Brown University vice presidents' reports Brown University vice presidents' reports 1934-1935


Brown University vice presidents' reports Brown University vice presidents' reports 1934-1935

The Brown University vice presidents’ reports from 1934 to 1935 were submitted by Albert Davis Mead and James P. Adams. The reports are extracts from the vice presidents’ report to the Advisory and Executive Committee. The extracts contain information about the annual report, enrollment, and awards and activities of various departments, deans, and faculty members.

0.25 linear ft. (11 folders)



SNAC Resource ID: 6358474

Related Entities

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Brown University. Office of the Vice President. (corporateBody)

Vice Presidents have been part of the administration since 1925 when that title was given to Albert Davis Mead after several months during which he assumed some of the duties of President Faunce, whose illness prevented his full attention to presidential responsibilities. The only “vice president” recorded before that time was Perez Fobes, who actually served in the capacity of acting president while James Manning was in Congress in 1786. Roland G. D. Richardson, who wa...

Mead, Albert Davis, 1869- (person)

Brown University. (corporateBody)

In 1917 the university established the Brown War Records Bureau, whose intention was to "collect and preserve a record of all Brown men who are serving in the present war". Brown faculty, students and alumni who were in the military were asked to fill out a small card called "Are you in the war?" and to send original letters, clippings or photographs which "have any bearing on the service of Brown men in the war." This collection is partly a result of that effort. From the guide to t...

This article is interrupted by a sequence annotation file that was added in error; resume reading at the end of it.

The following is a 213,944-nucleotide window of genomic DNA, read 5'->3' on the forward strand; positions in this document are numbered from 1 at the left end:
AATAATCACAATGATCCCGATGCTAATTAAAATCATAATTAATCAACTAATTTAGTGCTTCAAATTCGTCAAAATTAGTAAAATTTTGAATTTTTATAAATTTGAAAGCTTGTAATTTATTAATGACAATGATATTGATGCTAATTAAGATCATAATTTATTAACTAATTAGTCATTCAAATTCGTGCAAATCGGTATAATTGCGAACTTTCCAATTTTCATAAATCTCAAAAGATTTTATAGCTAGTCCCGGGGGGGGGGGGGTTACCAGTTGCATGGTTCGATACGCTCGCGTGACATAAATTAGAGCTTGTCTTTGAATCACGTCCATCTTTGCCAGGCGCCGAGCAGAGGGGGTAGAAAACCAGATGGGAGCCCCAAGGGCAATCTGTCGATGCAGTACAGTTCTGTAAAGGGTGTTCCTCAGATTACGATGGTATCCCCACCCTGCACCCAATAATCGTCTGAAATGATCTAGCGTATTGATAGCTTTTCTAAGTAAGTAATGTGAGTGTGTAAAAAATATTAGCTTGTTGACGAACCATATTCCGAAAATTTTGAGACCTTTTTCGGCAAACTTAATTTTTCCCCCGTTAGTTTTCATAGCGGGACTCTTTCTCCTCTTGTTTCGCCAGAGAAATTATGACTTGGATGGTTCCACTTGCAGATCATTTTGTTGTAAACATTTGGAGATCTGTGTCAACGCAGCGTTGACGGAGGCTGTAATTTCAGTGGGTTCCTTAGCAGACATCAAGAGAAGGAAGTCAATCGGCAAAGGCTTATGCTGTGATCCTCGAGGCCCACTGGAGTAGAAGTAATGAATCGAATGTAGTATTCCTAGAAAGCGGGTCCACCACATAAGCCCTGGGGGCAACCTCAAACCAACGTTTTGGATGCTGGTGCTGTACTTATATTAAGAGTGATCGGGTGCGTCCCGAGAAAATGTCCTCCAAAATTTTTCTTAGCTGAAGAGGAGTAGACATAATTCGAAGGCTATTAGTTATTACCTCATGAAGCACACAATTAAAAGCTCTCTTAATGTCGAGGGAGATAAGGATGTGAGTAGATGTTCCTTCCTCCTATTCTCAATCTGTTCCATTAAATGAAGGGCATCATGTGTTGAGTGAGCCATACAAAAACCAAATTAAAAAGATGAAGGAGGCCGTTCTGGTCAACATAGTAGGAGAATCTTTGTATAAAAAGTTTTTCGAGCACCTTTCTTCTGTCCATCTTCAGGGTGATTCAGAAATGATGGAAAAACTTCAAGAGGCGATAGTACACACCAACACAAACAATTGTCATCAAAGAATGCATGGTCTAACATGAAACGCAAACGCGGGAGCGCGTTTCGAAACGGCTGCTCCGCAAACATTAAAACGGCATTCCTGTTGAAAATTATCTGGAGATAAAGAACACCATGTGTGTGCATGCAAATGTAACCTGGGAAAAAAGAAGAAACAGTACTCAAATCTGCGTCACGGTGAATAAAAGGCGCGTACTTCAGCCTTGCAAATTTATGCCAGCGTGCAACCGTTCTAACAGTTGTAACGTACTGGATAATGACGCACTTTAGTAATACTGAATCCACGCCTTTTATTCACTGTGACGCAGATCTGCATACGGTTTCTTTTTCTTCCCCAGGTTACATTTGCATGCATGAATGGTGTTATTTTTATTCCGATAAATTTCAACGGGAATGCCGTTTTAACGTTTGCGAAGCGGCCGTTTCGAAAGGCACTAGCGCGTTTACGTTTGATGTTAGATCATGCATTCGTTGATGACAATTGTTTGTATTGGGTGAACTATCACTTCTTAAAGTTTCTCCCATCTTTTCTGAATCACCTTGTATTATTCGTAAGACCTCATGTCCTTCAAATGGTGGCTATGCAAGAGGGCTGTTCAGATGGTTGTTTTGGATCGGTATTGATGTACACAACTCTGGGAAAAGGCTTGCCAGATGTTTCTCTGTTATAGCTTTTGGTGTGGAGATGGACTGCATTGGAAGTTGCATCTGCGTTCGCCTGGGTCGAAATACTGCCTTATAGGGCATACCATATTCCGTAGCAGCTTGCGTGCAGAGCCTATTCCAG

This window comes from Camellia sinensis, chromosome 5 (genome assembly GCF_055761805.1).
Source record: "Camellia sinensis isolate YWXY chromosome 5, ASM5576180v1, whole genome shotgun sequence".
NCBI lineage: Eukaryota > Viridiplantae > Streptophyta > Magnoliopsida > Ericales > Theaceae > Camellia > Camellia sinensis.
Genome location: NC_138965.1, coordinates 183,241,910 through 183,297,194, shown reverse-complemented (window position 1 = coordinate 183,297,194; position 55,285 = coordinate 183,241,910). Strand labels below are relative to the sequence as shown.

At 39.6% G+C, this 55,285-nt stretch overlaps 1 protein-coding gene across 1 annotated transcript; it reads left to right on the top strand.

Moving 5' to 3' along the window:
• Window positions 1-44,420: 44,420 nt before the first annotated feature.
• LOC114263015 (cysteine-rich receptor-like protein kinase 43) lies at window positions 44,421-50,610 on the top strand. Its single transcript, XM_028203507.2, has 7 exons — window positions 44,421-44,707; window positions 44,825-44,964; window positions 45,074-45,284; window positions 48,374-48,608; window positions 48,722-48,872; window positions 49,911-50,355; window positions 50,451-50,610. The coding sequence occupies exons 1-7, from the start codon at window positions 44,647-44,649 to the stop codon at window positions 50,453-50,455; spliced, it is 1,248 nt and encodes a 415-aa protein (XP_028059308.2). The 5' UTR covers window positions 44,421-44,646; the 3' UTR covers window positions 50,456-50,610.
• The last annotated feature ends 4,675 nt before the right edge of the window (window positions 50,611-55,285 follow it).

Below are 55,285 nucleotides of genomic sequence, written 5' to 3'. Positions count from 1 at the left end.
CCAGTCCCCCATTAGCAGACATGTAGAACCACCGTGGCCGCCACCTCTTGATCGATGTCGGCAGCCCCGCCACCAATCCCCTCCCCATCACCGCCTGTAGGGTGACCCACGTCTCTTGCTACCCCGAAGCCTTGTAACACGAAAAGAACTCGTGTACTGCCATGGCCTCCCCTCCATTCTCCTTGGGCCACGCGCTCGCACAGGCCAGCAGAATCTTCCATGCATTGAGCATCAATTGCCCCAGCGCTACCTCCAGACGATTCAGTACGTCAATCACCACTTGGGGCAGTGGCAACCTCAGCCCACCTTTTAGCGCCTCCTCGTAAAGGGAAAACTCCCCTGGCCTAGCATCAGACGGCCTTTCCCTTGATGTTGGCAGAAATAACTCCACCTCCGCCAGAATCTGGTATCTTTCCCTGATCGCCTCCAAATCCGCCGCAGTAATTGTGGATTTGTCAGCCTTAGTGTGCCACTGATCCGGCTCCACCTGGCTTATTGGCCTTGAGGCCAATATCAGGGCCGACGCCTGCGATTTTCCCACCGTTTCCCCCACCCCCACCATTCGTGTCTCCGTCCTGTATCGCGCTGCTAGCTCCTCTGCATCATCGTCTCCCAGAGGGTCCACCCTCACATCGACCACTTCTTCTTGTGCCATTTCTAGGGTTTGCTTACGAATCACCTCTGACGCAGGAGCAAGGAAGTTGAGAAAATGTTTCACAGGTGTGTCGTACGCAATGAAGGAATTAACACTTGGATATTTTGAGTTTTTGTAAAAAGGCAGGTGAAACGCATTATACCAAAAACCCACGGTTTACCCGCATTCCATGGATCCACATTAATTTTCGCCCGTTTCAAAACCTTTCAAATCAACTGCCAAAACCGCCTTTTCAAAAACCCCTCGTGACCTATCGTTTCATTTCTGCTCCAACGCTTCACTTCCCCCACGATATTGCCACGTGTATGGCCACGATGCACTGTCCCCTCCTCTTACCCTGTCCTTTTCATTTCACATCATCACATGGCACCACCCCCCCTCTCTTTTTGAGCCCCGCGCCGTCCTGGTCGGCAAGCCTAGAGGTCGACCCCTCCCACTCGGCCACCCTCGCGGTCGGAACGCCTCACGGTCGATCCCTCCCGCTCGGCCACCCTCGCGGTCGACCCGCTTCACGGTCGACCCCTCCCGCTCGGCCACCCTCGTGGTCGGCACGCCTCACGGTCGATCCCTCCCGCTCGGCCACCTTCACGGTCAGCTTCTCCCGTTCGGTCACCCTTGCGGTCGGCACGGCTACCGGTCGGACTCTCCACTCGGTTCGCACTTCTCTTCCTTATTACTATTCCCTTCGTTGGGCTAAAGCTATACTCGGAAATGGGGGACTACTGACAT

Brown University--History--20th century (corporateBody)

Adams, James Pickwell, 1895-1969. (person)

James Pickwell Adams (1895-1969), professor of economics and vice-president of Brown University, was born in Carson City, Michigan on January 27, 1895. He received his A.B. and A.M. degrees from the University of Michigan and began his teaching career as assistant professor of economics there in 1919. He came to Brown as assistant professor in 1921, became a full professor in 1927, and in 1928 was named chairman of the Economics Department at the age of 33, the youngest to be named ...